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Na'vi Bonding Gets More Complicated In Avatar: The Way Of Water. Here's How It Works

The following contains spoilers for "Avatar: The Way of Water."

When "Avatar" first came out in 2009, many were quick to draw comparisons between it and "Pocahontas" or "Dances With Wolves." However, the movie did manage to set itself apart in terms of its spectacular world-building. James Cameron and his team created an entire world and language filled with new animals and customs, making the movie feel truly lived-in. 

The Na'vi felt like a real civilization, complete with religion based on something real in the world of Pandora. The Na'vi worship Eywa, which is based on the real neural connections that all of the fauna and flora on the planet remain connected to. The Na'vi can tap into this Eywa via Tsaheylu, which requires them to connect their ponytails with other materials to allow them to feel and communicate with the other plant or animal is feeling. 

Tsaheylu was on full display in the first "Avatar," allowing the Na'vi and those inhabiting avatars to control animals to ride into battle or travel across large swaths of land. However, there's much more to learn about this ability, and "Avatar: The Way of Water" reveals more ways the Na'vi can bond with those around them. 

Na'vi can see memories from the bonded companion

Bonding is on full display in "Avatar: The Way of Water," as Jake Sully (Sam Worthington) and Neytiri (Zoe Saldaña) ride mountain banshees to get around. Once the two take their family to the Metkayina clan, they learn how to bond with ilus and skimwings, which basically function as their forest-based counterparts, allowing the Na'vi to travel with relative ease (once they get the hang of it). However, the main animal on display in "The Way of Water" is the tulkun, which is a giant whale-like creature, but it has a very unique way of bonding. 

Instead of attaching to an outer-exposed mechanism, the Na'vi must enter the tulkun's mouth. Only there will they find the neural point, as we see with Lo'ak (Britain Dalton) and Payakan. However, Lo'ak doesn't use this connection to control Payakan. Instead, he sees with Payakan saw on one fateful day, which just so happens to be the reason why the Metkayina and other tulkuns want nothing to do with him. They view him as a killer, which goes against the tulkun way.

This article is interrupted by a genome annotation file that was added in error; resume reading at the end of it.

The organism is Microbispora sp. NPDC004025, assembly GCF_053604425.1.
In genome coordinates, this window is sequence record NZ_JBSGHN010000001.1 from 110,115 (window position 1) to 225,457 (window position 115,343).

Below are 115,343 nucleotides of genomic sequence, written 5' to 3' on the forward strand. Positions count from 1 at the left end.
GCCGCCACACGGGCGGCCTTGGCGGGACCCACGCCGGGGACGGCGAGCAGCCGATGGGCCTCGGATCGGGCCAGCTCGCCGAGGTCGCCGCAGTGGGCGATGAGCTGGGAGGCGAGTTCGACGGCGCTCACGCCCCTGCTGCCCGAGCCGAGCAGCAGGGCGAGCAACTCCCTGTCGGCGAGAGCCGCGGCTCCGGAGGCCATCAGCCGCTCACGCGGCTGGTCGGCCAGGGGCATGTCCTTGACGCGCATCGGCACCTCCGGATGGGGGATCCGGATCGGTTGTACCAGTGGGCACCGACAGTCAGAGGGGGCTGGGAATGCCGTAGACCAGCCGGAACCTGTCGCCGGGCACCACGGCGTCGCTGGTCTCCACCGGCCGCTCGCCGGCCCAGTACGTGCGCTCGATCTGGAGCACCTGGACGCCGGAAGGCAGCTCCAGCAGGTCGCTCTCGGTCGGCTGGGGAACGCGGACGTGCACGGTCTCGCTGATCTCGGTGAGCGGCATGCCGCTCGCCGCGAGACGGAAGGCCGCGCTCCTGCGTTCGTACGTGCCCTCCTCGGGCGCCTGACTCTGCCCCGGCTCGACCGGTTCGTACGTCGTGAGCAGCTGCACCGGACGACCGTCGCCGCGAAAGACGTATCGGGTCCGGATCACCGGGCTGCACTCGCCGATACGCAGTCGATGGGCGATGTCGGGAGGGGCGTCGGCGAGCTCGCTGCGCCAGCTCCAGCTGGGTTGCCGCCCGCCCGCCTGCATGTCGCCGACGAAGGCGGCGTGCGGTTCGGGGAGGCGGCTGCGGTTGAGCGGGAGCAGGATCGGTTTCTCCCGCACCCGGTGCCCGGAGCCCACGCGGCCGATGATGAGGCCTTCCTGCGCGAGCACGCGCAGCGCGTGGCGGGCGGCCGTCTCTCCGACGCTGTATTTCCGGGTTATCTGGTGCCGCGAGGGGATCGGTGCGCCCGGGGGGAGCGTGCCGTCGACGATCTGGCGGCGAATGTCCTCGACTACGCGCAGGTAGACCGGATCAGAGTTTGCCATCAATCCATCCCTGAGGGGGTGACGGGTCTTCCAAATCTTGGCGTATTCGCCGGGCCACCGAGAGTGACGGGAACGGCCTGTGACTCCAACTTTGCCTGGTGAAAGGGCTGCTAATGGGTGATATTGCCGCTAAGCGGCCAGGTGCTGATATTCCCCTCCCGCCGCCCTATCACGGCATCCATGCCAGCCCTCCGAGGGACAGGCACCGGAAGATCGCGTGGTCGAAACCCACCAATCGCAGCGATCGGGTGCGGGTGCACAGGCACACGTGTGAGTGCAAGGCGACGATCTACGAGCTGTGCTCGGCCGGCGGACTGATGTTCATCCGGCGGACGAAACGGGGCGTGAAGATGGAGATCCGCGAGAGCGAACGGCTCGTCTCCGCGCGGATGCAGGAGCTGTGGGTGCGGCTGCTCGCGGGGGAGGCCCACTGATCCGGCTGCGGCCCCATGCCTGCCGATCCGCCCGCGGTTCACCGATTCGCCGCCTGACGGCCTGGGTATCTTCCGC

Up until this point, we hadn't seen that bonding could lead to such a phenomenon. Lo'ak actually watches Payakan's memories, allowing greater depth and understanding within their bond. 

Kiri has her own clandestine experience bonding

Kiri (Sigourney Weaver) has her own unique experience with bonding but with almost tragic consequences. Some kids from the Metkayina clan take Kiri to a special place in the reef where she can bond with a unique structure. When she connects to it, she receives an image in her head of her speaking to the human form of Dr. Grace Augustine (Weaver). However, things take a dark turn when Kiri begins seizing underwater, forcing her new friends to take her to the surface for aid. 

It's unclear exactly why bonding caused Kiri to have a seizure in this instance, although Dr. Norm Spellman (Joel David Moore) and Dr. Max Patel (Dileep Rao) insist that it was a form of epilepsy with the bonding acting as a kind of trigger. Sigourney Weaver did say in an interview with Screen Rant that Kiri was more deeply connected to nature than others around her, so it's possible that had something to do with the reaction. As she explained, "I think there is a scene where she talks about hearing Eywa's breathing. I wasn't really sure what happened to Eywa when Hometree is destroyed, but clearly she still exists in some form. Eywa is [why] Kiri can hear things that other people don't hear. I think it makes Kiri quite uncomfortable, but I think because she's so sensitive to all of nature that she would also be sensitive to Eywa."

Clearly, there's more to bonding than simply being able to ride an animal around like a pony. With plenty of sequels reportedly on deck, chances are good we'll learn more about bonding in the years to come.